When can I challenge treble damages? 

As soon as the landlord sends you a list of damage claims prior to a court hearing, you can file your objections to the claim. You can also state your objections during the hearing. If a money judgment is entered against you that includes treble damages, you can ask the court to reconsider the amount. You must ask for that reconsideration within 28 days of the entry of the money judgment. 

Can I contest the claim for damage to the rental unit?

Yes. Landlords sometimes try to collect money for items not damaged by the tenant or for the cost to replace old or worn-out fixtures (such as a stove or carpets). A tenant should have as much evidence as possible (such as pictures taken upon moving out or damage checklists filled out when the tenant moved in). You can contest broad claims, such as a claim for “general cleanup” or “repairs” or to “replace flooring”. A landlord must satisfy the judge that the claims are reasonable. 

What happens if I ignore the notice of hearing about damages? 

The landlord will get a default judgment. That means the court will award whatever the landlord claims is due. 

Can I get a default judgment set aside? 

Yes, in some situations. Generally, you must make that request within 3 months of the date of the judgment.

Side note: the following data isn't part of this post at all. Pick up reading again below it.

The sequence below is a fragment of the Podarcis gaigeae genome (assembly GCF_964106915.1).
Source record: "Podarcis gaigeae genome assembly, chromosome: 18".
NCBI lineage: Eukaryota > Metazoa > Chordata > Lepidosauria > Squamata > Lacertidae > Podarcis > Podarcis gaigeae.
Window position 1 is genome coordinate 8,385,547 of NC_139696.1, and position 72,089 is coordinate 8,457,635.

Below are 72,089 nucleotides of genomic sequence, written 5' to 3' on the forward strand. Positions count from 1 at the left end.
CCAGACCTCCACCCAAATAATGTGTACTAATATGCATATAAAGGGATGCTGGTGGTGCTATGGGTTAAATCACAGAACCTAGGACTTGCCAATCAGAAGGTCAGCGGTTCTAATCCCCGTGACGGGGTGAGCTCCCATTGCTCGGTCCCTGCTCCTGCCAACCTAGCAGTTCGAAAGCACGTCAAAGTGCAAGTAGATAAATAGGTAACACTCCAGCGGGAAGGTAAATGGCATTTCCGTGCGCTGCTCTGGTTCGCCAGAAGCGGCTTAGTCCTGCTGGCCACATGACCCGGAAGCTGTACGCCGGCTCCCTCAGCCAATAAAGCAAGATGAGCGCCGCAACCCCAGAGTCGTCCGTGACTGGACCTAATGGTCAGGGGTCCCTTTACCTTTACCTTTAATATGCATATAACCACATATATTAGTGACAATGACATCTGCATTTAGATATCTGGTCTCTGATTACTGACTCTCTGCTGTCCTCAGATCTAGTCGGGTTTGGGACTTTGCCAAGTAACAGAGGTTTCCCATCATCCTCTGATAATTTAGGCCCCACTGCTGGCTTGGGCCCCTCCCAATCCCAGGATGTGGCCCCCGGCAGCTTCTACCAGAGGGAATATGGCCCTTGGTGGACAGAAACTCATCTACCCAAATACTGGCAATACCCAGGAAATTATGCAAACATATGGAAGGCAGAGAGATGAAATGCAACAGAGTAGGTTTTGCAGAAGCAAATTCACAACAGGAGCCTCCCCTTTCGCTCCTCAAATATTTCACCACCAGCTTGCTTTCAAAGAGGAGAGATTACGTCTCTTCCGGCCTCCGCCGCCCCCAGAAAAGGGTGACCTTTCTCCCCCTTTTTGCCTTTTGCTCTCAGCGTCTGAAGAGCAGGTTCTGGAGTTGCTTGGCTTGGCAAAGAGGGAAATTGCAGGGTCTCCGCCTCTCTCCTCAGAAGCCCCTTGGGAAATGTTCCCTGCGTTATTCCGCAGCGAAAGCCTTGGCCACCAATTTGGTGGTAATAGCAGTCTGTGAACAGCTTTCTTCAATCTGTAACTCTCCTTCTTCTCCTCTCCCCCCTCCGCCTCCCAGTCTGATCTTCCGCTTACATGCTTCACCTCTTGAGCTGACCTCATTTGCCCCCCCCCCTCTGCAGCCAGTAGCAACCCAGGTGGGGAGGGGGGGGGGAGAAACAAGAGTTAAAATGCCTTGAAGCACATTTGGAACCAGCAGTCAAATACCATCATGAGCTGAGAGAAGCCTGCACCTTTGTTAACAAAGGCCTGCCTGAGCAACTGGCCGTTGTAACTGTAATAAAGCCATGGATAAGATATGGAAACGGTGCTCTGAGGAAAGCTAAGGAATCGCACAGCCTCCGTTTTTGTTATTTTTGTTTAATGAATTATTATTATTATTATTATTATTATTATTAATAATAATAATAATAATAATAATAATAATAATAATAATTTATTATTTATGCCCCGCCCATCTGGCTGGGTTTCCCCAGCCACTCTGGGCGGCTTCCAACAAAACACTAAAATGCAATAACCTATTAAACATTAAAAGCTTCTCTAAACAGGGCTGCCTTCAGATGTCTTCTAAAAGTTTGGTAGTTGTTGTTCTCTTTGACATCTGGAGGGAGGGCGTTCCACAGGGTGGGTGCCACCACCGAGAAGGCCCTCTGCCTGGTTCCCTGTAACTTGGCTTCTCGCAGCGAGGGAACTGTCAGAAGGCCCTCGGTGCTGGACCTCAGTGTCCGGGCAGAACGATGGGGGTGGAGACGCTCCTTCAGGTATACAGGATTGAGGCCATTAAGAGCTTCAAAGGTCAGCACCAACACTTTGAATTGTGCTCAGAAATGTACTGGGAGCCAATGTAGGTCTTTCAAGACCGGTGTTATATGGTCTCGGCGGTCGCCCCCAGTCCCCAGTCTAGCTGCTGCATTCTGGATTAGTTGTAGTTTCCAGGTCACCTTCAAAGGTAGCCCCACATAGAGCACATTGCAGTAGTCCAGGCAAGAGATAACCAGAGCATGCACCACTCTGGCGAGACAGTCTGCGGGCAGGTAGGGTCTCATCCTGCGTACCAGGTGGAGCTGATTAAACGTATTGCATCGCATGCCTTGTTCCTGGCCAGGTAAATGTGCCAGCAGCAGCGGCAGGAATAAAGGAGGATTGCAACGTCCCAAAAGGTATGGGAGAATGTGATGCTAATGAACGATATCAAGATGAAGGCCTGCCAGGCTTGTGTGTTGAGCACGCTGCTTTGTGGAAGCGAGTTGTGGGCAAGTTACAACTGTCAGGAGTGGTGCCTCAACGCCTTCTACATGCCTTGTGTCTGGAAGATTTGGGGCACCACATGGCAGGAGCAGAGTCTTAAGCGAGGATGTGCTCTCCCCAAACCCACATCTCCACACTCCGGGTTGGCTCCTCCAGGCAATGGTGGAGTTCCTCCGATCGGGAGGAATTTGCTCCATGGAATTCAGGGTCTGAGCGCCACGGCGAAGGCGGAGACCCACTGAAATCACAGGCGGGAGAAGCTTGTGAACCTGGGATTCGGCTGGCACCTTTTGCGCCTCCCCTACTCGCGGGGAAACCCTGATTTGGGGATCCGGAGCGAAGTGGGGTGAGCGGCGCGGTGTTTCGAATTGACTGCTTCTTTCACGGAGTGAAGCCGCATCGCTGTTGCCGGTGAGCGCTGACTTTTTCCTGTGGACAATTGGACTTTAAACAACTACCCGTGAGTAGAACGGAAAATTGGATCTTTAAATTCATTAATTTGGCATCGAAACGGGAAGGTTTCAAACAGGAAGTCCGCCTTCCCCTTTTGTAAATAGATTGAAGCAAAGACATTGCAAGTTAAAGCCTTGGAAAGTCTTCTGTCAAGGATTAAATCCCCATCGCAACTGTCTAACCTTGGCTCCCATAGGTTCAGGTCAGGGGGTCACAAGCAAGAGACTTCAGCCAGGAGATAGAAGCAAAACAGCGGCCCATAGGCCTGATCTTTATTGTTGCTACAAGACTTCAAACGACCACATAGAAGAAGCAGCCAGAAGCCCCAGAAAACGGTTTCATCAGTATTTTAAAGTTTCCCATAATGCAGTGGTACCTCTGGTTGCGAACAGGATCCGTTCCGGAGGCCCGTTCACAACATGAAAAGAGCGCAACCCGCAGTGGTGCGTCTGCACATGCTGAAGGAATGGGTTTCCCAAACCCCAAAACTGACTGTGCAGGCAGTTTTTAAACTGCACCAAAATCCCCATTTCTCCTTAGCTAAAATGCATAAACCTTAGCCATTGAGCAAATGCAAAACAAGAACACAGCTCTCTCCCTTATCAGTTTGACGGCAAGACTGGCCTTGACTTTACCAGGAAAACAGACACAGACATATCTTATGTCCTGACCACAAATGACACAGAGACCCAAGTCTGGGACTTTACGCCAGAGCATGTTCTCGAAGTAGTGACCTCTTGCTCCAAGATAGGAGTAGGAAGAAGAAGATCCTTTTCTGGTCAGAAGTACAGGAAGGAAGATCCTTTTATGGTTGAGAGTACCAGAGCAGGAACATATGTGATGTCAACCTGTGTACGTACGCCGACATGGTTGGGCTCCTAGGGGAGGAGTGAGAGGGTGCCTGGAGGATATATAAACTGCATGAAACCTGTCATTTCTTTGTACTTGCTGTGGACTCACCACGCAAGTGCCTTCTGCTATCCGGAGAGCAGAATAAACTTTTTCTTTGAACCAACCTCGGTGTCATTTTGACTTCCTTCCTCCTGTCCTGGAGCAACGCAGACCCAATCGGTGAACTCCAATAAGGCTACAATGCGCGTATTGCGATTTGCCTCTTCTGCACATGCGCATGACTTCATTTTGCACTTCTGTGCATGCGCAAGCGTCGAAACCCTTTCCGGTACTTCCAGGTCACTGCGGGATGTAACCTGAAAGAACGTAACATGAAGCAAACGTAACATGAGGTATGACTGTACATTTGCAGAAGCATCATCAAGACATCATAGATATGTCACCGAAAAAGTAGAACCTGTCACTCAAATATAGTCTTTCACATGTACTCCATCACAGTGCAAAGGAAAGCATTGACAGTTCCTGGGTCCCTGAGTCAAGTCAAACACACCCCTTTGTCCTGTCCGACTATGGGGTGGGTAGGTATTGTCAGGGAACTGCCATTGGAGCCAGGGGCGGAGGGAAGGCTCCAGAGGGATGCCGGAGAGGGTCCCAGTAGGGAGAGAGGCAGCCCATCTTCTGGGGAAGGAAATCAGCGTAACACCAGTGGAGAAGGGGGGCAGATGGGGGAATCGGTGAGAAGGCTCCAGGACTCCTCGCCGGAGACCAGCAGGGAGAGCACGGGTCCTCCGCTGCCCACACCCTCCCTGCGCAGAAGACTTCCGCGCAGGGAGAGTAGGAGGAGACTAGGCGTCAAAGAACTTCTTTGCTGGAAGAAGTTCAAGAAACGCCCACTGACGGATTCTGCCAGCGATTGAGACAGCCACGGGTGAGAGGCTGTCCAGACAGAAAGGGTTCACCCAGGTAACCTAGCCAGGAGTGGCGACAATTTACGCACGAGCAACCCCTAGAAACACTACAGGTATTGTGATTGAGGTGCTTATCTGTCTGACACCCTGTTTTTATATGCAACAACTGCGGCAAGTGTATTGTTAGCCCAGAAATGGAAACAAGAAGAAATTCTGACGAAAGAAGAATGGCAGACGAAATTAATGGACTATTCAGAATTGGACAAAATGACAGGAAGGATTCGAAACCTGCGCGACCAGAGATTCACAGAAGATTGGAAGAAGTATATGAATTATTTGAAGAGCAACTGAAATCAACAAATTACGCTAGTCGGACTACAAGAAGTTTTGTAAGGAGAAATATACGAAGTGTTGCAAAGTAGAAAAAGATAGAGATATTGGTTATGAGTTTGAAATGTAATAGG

You must explain why you did not participate in the hearing (such as not receiving notice of the hearing even though the court had your current address).  You must also claim that the money judgment entered against you would have been less if you had participated in the hearing. 

How does the landlord collect the judgment against me? 

After a money judgment is entered, the landlord can garnish wages or seize property that is not exempt from execution (such as most household goods). The landlord can also demand that you appear in court at a “supplemental proceeding” where the landlord can ask about your assets, where you work, what banks you use, etc. You must answer the questions. Some of your property will be exempt. But you must go to the hearing when ordered to do so. Otherwise, the court may issue a warrant for your arrest – not because you owe a debt but because you failed to appear when ordered. 
If you get a notice for a hearing on damages or a default money judgment is entered against you, call us.